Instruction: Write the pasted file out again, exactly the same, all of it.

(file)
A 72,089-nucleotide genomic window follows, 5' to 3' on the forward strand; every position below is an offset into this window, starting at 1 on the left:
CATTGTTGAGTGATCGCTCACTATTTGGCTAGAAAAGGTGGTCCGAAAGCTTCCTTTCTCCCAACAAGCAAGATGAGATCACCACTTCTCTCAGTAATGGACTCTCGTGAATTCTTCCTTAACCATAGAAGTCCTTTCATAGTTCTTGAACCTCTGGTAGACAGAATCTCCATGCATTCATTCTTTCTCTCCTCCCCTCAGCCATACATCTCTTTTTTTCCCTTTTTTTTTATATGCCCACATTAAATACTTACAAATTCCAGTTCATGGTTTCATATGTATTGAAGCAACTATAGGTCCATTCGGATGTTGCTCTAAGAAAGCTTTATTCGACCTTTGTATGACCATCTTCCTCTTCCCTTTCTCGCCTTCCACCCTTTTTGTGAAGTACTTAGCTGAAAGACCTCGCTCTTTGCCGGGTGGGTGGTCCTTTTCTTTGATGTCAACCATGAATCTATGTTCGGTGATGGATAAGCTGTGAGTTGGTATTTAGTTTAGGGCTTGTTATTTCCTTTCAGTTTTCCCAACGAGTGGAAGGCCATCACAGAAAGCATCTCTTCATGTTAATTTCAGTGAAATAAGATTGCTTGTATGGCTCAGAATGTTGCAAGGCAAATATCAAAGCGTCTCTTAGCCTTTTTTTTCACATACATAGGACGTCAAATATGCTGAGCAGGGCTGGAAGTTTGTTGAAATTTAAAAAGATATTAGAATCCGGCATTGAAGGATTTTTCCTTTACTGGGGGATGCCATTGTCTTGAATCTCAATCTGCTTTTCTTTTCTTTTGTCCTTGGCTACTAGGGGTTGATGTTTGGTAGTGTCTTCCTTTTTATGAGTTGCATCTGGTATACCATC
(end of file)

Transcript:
A 72,089-nucleotide genomic window follows, 5' to 3' on the forward strand; every position below is an offset into this window, starting at 1 on the left:
CATTGTTGAGTGATCGCTCACTATTTGGCTAGAAAAGGTGGTCCGAAAGCTTCCTTTCTCCCAACAAGCAAGATGAGATCACCACTTCTCTCAGTAATGGACTCTCGTGAATTCTTCCTTAACCATAGAAGTCCTTTCATAGTTCTTGAACCTCTGGTAGACAGAATCTCCATGCATTCATTCTTTCTCTCCTCCCCTCAGCCATACATCTCTTTTTTTCCCTTTTTTTTTATATGCCCACATTAAATACTTACAAATTCCAGTTCATGGTTTCATATGTATTGAAGCAACTATAGGTCCATTCGGATGTTGCTCTAAGAAAGCTTTATTCGACCTTTGTATGACCATCTTCCTCTTCCCTTTCTCGCCTTCCACCCTTTTTGTGAAGTACTTAGCTGAAAGACCTCGCTCTTTGCCGGGTGGGTGGTCCTTTTCTTTGATGTCAACCATGAATCTATGTTCGGTGATGGATAAGCTGTGAGTTGGTATTTAGTTTAGGGCTTGTTATTTCCTTTCAGTTTTCCCAACGAGTGGAAGGCCATCACAGAAAGCATCTCTTCATGTTAATTTCAGTGAAATAAGATTGCTTGTATGGCTCAGAATGTTGCAAGGCAAATATCAAAGCGTCTCTTAGCCTTTTTTTTCACATACATAGGACGTCAAATATGCTGAGCAGGGCTGGAAGTTTGTTGAAATTTAAAAAGATATTAGAATCCGGCATTGAAGGATTTTTCCTTTACTGGGGGATGCCATTGTCTTGAATCTCAATCTGCTTTTCTTTTCTTTTGTCCTTGGCTACTAGGGGTTGATGTTTGGTAGTGTCTTCCTTTTTATGAGTTGCATCTGGTATACCATC